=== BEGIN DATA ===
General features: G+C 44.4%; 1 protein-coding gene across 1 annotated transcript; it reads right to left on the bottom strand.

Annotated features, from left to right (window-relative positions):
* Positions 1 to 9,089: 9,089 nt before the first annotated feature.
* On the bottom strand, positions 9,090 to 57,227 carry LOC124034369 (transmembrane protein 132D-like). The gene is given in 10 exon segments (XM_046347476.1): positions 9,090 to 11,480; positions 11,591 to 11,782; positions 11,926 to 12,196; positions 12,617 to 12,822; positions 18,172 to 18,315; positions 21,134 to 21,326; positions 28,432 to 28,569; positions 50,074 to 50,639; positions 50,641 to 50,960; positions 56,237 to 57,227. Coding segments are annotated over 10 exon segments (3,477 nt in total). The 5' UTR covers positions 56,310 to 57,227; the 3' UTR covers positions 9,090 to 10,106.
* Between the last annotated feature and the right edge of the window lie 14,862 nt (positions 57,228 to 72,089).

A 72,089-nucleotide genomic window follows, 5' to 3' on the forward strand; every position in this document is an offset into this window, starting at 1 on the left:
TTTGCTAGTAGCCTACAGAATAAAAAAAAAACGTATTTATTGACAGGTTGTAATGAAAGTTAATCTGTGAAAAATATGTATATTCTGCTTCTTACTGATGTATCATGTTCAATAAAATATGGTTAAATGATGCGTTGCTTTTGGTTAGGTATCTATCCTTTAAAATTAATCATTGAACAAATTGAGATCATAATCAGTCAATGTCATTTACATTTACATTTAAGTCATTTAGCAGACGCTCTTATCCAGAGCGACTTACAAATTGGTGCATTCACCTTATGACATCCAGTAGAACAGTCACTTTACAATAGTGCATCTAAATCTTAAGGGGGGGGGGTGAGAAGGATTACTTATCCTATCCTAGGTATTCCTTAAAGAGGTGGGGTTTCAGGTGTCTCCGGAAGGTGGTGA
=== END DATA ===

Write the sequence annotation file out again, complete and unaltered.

General features: G+C 44.4%; 1 protein-coding gene across 1 annotated transcript; it reads right to left on the bottom strand.

Annotated features, from left to right (window-relative positions):
* Positions 1 to 9,089: 9,089 nt before the first annotated feature.
* On the bottom strand, positions 9,090 to 57,227 carry LOC124034369 (transmembrane protein 132D-like). The gene is given in 10 exon segments (XM_046347476.1): positions 9,090 to 11,480; positions 11,591 to 11,782; positions 11,926 to 12,196; positions 12,617 to 12,822; positions 18,172 to 18,315; positions 21,134 to 21,326; positions 28,432 to 28,569; positions 50,074 to 50,639; positions 50,641 to 50,960; positions 56,237 to 57,227. Coding segments are annotated over 10 exon segments (3,477 nt in total). The 5' UTR covers positions 56,310 to 57,227; the 3' UTR covers positions 9,090 to 10,106.
* Between the last annotated feature and the right edge of the window lie 14,862 nt (positions 57,228 to 72,089).

A 72,089-nucleotide genomic window follows, 5' to 3' on the forward strand; every position in this document is an offset into this window, starting at 1 on the left:
TTTGCTAGTAGCCTACAGAATAAAAAAAAAACGTATTTATTGACAGGTTGTAATGAAAGTTAATCTGTGAAAAATATGTATATTCTGCTTCTTACTGATGTATCATGTTCAATAAAATATGGTTAAATGATGCGTTGCTTTTGGTTAGGTATCTATCCTTTAAAATTAATCATTGAACAAATTGAGATCATAATCAGTCAATGTCATTTACATTTACATTTAAGTCATTTAGCAGACGCTCTTATCCAGAGCGACTTACAAATTGGTGCATTCACCTTATGACATCCAGTAGAACAGTCACTTTACAATAGTGCATCTAAATCTTAAGGGGGGGGGGTGAGAAGGATTACTTATCCTATCCTAGGTATTCCTTAAAGAGGTGGGGTTTCAGGTGTCTCCGGAAGGTGGTGA